The aim of this study is to identify the indicators of capacity development in the context of faculty development programs at Tehran University of medical sciences (TUMS). The TUMS Education Development Centre introduced a comprehensive faculty development program in 2015 with the aim of improving the quality of teaching and learning, to engage individuals in collective education development actions, and to promote student learning. A variety of faculty development activities were designed and implemented to address the needs of health profession educators throughout the university. These activities were in different formats, including workshops and seminars, short courses and fellowships, and covered a variety of topics in medical education. One of these programs, the “Basic Teaching Skills Course”, covers essential subjects for teaching effectiveness such as instructional design, teaching methods and, student assessment. This is a longitudinal course designed for new or less experienced faculty members. Participating in this course is essential for all assistant professors for promotion to associate professor. It is delivered in an interactive format with lectures, group work, and assignments and feedbacks. Faculty members from all eleven schools of TUMS are the participants in this program. We chose to study the “Basic Teaching Skills Course” since it has a large number of participants and covers the basic elements of teaching and learning. Hence, we expected that networking and both individual and collective development would occur.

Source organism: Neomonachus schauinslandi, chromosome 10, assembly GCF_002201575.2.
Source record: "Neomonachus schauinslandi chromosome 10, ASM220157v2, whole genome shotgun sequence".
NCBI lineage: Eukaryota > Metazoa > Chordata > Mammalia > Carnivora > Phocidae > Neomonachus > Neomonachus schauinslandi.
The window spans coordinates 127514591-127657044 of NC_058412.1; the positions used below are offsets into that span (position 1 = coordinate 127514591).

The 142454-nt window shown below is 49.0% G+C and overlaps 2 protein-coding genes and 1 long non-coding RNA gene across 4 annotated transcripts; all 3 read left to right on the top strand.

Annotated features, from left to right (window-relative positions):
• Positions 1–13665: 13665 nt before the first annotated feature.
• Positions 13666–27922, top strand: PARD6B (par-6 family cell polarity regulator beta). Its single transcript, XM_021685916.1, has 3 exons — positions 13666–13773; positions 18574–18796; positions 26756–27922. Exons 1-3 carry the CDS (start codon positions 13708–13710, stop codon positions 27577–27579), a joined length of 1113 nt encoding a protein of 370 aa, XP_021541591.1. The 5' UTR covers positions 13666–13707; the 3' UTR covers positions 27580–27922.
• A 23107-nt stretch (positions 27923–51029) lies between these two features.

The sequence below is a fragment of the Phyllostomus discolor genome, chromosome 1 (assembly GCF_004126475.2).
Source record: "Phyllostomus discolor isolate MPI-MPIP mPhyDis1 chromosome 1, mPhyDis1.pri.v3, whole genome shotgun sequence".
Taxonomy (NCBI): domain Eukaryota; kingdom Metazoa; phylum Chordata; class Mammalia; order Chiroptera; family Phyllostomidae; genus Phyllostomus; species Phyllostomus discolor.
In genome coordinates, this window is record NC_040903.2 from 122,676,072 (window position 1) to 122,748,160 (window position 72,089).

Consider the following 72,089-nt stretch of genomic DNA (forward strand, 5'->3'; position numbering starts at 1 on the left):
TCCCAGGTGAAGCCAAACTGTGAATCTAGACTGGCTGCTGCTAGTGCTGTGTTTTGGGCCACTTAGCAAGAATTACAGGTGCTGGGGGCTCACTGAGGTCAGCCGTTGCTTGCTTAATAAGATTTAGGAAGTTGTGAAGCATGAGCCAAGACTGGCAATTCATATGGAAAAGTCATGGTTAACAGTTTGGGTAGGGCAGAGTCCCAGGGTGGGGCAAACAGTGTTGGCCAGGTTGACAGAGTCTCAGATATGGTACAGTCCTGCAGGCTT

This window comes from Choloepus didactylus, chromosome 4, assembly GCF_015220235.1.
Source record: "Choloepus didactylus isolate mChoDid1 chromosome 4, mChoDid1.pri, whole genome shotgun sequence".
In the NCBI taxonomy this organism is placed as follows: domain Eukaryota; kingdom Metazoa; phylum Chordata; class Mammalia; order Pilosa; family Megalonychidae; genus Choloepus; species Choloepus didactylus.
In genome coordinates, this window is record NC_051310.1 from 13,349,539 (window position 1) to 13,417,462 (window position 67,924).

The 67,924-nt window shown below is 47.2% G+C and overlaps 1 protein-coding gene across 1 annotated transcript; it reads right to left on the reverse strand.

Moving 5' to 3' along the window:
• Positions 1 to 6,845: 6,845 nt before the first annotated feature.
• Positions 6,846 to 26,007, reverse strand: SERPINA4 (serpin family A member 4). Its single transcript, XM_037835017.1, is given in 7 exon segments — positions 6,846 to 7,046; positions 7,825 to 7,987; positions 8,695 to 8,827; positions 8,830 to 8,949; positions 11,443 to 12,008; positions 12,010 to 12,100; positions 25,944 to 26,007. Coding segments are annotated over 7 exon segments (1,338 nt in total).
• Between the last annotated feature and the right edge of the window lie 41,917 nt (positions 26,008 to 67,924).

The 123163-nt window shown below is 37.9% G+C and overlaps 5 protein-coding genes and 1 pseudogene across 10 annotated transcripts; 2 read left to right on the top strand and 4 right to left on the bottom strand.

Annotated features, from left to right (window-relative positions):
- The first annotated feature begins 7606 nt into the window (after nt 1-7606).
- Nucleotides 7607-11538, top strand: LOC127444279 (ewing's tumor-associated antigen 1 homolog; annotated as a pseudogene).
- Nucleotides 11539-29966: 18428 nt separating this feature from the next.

Method

We used nominal group technique (NGT) to elicit the indicators of capacity development for health profession education in the context of the “Basic Teaching Skills Course” at TUMS in December, 2017. The NGT method was chosen because it promotes the active participation of all group members to produce new ideas through a brain storming format. We followed a classic NGT technique including 1) silent generation of responses to a particular question, 2) round-robin sharing and recording of ideas, 3) group discussion for clarification, and 4) voting on items, with respect to importance, or relatedness [26].

Nineteen key informants were invited via email and, then invitations were confirmed in person. The informants were recruited based on their long-standing association with the TUMS Education Development Center and all had previous experience in the management and administration of faculty development programs, some in the “Basic Teaching Skills Course”. The TUMS’s institutional review board approved the study, participants did not receive any incentives, and participation was voluntary. Verbal consent for participation was obtained based on the proposal approved by the ethics committee.